Vintage Fashion

A Chance to Delve into The Versace Archive


The William Vintage Gianni Versace Arvhive Collection is available to for us to look at from 10th October on the Farfetch website - and - at the William Vintage Boutique London.  


Versace is back. 

I'm not sure that it ever really left... its like marmite. It's one of those brands that stands strong whether you love or hate it. 

The London vintage emporium William Vintage has joined together with the amazing e-commerce website Farfetch to sell - yes sell - a 500 piece collection of Versace. The collection ranges from 1977 through to 1997. 

Prices range from £195 (Similar to a high priced H&M - bearable at a  push) through to an amazing £38,995 price point - for this you would be able to purchase a dress from the renowned Bondage Collection. 

But... whether you can afford to purchase or not - what we can do is look. 

One not to miss! 

Style Inspiration - Ava Gardner

As much as I love jeans - obviously, as I design and make them - and wear them - it is also nice to feel a tad glamourous.

Which is I love adding a little Hollywood glamour into an outfit - be it simply over the top earnings, leopard print, a silk blouse, a statement necklace or even (on very tired days) cats eye sunglasses! 


The simple stripe jumper.


The classic black swimsuit will never be out of fashion.


A perfect off the shoulder top or...

add a statement piece of jewellery (or both).


'Catseye' sunglasses anytime anywhere.


Walking the dog...

with glamour.


Simply a shirt,jeans and classic white trainers.

''If I had my life to live over again, I'd live it the same way. Maybe a few changes here or there, but nothing special. The truth is, honey, I've enjoyed my life. I've had a hell of a good time.”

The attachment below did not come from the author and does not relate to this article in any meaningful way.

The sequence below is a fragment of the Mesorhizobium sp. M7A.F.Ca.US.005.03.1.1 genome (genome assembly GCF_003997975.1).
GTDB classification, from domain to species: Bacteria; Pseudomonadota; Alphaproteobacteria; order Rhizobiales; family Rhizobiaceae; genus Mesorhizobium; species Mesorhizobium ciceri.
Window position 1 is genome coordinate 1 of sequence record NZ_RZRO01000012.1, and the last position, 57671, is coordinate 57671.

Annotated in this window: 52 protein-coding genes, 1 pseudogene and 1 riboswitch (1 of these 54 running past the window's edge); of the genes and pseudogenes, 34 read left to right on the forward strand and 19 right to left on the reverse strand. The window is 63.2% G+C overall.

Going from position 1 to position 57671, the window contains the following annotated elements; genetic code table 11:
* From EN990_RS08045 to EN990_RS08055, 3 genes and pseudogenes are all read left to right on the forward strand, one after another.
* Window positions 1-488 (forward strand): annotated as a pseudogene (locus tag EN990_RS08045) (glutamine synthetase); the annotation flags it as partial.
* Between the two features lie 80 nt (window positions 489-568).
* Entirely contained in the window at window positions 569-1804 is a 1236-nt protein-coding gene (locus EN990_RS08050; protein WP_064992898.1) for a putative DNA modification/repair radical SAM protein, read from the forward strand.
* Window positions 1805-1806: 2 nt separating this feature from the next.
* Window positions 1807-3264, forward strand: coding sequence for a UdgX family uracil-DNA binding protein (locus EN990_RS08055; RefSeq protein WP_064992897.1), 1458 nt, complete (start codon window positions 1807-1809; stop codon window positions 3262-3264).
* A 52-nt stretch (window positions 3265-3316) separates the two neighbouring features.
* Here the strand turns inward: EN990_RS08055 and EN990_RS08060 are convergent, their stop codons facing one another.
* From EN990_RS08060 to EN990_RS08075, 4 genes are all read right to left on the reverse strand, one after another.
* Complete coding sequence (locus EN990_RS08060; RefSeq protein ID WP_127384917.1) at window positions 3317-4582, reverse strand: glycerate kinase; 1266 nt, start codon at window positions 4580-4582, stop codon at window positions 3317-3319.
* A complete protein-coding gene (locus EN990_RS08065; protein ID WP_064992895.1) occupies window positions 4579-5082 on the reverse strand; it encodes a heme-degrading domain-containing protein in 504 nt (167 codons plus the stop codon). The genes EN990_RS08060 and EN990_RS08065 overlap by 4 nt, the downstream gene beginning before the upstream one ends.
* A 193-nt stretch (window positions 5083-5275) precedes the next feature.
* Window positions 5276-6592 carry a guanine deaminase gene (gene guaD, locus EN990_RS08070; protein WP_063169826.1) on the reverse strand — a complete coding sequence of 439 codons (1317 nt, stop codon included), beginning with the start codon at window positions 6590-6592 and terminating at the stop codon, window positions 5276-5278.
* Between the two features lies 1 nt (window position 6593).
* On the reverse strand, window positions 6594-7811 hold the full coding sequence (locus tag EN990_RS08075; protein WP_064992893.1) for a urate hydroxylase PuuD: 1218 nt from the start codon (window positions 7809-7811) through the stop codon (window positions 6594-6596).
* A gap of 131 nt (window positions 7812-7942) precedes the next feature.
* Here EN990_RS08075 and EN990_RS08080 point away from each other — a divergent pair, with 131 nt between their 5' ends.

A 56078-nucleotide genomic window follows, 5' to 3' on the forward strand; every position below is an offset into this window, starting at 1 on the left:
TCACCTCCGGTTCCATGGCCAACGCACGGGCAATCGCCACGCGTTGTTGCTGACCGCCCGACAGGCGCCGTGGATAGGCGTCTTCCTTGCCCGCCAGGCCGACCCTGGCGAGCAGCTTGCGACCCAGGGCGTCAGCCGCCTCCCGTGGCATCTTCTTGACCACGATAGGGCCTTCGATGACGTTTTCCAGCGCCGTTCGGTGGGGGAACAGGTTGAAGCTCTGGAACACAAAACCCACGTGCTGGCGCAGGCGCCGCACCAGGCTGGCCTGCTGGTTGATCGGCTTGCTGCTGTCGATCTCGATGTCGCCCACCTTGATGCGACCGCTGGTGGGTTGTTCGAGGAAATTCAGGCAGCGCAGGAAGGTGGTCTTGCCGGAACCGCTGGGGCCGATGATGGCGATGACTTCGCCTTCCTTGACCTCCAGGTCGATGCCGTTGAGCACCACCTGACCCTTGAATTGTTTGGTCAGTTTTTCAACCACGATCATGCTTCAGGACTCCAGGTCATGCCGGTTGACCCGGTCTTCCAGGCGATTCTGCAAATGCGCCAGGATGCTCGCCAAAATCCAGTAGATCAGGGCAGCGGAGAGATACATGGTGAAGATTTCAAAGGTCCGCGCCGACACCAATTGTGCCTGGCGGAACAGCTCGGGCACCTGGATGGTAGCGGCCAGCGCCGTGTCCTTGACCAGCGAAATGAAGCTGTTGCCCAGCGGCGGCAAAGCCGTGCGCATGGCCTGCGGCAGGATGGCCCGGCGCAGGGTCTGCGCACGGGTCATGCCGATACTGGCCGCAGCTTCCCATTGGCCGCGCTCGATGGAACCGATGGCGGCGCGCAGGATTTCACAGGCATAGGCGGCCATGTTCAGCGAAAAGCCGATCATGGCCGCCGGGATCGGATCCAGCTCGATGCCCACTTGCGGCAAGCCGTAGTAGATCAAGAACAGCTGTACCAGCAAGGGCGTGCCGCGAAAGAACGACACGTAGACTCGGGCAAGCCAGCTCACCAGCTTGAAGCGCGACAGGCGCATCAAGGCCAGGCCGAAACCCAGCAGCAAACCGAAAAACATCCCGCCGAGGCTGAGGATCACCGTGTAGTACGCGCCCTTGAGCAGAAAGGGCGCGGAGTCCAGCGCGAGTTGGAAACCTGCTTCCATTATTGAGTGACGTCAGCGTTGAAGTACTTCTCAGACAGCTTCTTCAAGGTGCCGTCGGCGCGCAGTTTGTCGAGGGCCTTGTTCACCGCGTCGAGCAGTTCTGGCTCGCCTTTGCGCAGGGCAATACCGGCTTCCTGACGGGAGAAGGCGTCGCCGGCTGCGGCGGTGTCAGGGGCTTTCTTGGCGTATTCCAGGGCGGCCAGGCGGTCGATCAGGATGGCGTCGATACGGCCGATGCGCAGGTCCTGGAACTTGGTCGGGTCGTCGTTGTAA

- Ava Gardner

Beach Style

The summer holidays are well under way. Every year the same wee thoughts - keep the swimwear I already have or buy new...

I find myself flicking through the magazines for inspiration but just get wildly stressed over how young or skinny or young again the models are why do they have to look so perfect... but all this changed when I read the following statement in The Lady magazine (my guilty pleasure).

When it comes to genuine chic as opposed to fickle fashions, perhaps things haven’t changed that much’.

What a genuinely lovely and comforting thought because lets be honest the human body maybe more athletic, healthy or not, perhaps even taller but essentially we are still human with arms, leg, a body and a head. 

If we look at the styles of swimwear or resort wear over the last few decades fashions may change but the 'stylish' swimwear is fairly consistent to the present day.








Present day....

Re-working a Vintage Wedding Dress

So many times I find wedding dresses in charity shops, slightly battered, lost, maybe a broken zip or a slight rip but especially stunning dresses that I think deserve a second chance. 

So reaching for the trusty Dylon dye (which now comes with added salt included in the box) I decided to take a chance and work some magic on a 1950's lace wedding dress. 

I pre-washed the dress by machine - no mercy here! 

Then let it dry naturally.

Put it back into the washing machine and added the contents of the Dylon dye - I opted for a black dye...

Put the machine on a 40 degree wash.

Hung it out in the garden to dry...

So, what can be noted is that I didn't quite get the results I thought. I had thought black or shades of grey. Perhaps even silver under tones...

But no - I got brown. 

It has to be noted that when dying vintage clothing, there are several factors to take into account - some of which can't be known prior to dying. For example, not all garments have fabric and fibre breakdown. There fore some fabrics can be made from natural fibres which will take the dye better and produce stronger colours or made from synthetics that may or may not take the dye. Or a poly/cotton which can take the dye in varying degrees and shades. 



In Vogue - Six Decades Of Fashion

I love a good book...

and so I was super happy to stumble upon a copy of Vogue - Six decades of fashion by Georgina Howell. It was first published in 1975, twice 1976 and again in 1977 by Conde Naste - which just show it was as popular then as it is now (to me at least). It can easily be described as a big, glossy coffee table book for followers of fashion. Trends and fashions are well illustrated, curated and photographed - creating a historical reference book starting in 1915 through to 1975.